Bloomberg Grant Funds Innovative Partnership for Early College High School in Durham
DURHAM, N.C. -- A partnership between Duke Health, Durham Technical Community College and Durham Public Schools has been awarded a transformative $29.5 million grant from Bloomberg Philanthropies to establish an early college for high school students interested in pursuing health care careers upon graduation.
The grant is one of 10 awarded nationally through Bloomberg Philanthropies’ “Student-centered, Market-driven Healthcare Education Initiative.” The initiative’s goal is to address critical health care workforce needs while preparing young adults for successful careers in the field.
“For too long, our education system has failed to prepare students for good jobs in high-growth industries,” said Michael R. Bloomberg, founder of Bloomberg Philanthropies and Bloomberg LP and 108th mayor of New York City. “By combining classroom learning with hands-on experience, these specialized health-care high schools will prepare students for careers with opportunities for growth and advancement. America needs more health care workers, and we need a stronger, larger middle-class – and this is a way to help accomplish both goals."
The Durham partnership will provide the preparation needed for careers in nursing, allied health, surgical tech, and clinical research. The key elements of the partnership are:
- Interested Durham Public Schools (DPS) students in grades 9-12 will attend the early college high school and simultaneously earn both a high school diploma and an associate degree or workforce credential for aligned health care occupations.
- The Middle College at Durham Tech will expand to an early college high school and will be housed at Durham Tech (DTCC) in a newly renovated space, with the school opening in the fall of 2025.
- Upon graduation, students will have an immediate pathway to jobs or research roles at Duke Health.
“This partnership is about much more than an innovative educational approach,” said J.B. Buxton, president of Durham Tech. “It’s about creating a high-quality pathway to some of the most important jobs in our community. It’s about making sure our health care workforce looks like the patients it serves. It’s about improving the quality of patient care and the health outcomes for all. It’s about the role of education and health in improving people’s lives.”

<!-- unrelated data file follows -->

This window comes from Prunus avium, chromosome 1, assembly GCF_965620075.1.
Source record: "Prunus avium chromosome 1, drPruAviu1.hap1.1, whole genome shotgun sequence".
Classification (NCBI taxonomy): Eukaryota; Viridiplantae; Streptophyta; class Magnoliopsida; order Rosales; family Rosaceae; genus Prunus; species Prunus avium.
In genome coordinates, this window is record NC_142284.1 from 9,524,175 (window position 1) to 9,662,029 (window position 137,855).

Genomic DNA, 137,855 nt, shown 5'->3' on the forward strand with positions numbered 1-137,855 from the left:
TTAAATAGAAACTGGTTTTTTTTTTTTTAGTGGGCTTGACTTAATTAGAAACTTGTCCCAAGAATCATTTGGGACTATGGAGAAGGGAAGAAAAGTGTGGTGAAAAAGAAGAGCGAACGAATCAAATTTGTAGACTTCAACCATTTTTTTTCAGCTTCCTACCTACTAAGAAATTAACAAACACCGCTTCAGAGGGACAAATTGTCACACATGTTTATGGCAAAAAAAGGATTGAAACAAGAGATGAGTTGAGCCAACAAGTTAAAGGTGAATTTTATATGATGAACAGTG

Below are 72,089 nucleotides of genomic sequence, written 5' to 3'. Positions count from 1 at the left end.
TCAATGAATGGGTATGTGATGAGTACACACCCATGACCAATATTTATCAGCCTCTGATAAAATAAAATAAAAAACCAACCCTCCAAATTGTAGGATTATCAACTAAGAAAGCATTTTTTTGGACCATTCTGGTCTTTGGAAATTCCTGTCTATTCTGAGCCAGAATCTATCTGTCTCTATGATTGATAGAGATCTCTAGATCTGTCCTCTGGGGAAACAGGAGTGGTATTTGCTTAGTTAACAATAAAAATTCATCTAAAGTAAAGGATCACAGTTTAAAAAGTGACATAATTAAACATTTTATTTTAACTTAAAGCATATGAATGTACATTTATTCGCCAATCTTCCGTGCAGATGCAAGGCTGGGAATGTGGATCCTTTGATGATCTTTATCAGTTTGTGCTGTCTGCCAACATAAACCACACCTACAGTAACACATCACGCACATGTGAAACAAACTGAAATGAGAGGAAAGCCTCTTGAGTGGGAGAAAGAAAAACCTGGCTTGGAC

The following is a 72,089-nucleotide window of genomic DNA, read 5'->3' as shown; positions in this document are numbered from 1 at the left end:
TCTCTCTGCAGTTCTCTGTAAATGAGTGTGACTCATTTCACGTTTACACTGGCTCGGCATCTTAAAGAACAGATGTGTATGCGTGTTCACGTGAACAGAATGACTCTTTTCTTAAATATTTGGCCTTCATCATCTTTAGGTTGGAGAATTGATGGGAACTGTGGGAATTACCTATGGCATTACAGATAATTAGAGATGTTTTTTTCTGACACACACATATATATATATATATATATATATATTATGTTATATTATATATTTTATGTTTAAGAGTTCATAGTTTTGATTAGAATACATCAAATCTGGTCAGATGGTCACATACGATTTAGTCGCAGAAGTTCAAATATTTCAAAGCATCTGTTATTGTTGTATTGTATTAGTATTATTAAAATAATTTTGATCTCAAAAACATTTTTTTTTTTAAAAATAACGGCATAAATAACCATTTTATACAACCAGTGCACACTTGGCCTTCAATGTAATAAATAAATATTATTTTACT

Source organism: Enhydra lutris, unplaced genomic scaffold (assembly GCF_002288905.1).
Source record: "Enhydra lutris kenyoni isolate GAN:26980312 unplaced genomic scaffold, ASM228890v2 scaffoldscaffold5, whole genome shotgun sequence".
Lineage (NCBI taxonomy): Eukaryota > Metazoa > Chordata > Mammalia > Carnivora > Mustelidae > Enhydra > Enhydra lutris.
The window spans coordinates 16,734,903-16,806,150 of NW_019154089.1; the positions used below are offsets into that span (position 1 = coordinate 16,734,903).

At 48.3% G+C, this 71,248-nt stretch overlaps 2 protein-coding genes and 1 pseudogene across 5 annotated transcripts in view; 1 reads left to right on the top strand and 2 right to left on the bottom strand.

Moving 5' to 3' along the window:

The program is expected to open in the fall of 2025 with an initial class of 100 ninth graders, then enroll additional classes of 100 students for each of the next three years.
The Bloomberg Philanthropies grant will allow Durham Public Schools to further increase Durham’s talent pipeline in the health care sector. The district currently offers medical career-focused courses and experiences through its City of Medicine Academy.
“This innovative partnership marks a significant milestone in our collective commitment to provide students with unparalleled opportunities and prepare them for successful futures in the dynamic health sciences sector,” said Pascal Mubenga, superintendent of Durham Public Schools. “This will also help us keep qualified talent right here in Durham to strengthen our network of care.”
Students will graduate with one or more credentials required to fill high-demand positions, including certified nursing assistant, emergency medical technician, phlebotomist, and central sterile processing technician.
Duke University Health System (DUHS), which comprises Duke’s hospitals, clinics, and other patient care services, is expected to hire at least 60 students directly after graduation from the early college high school, fulfilling a critical need for a diverse and skilled work force. To promote retention and career advancement, the health system will provide mentoring, flexible scheduling, and assistance with other support services such as transportation or childcare.
“This exciting new partnership encompasses education, research, patient care and community enhancement to advance a bold and innovative health care education model for Durham,” said Vincent E. Price, president of Duke University. “We are grateful to Bloomberg Philanthropies for supporting this vital work, and thankful for our innovative regional partners as we create compelling new opportunities for Durham students and address critical workforce shortages.”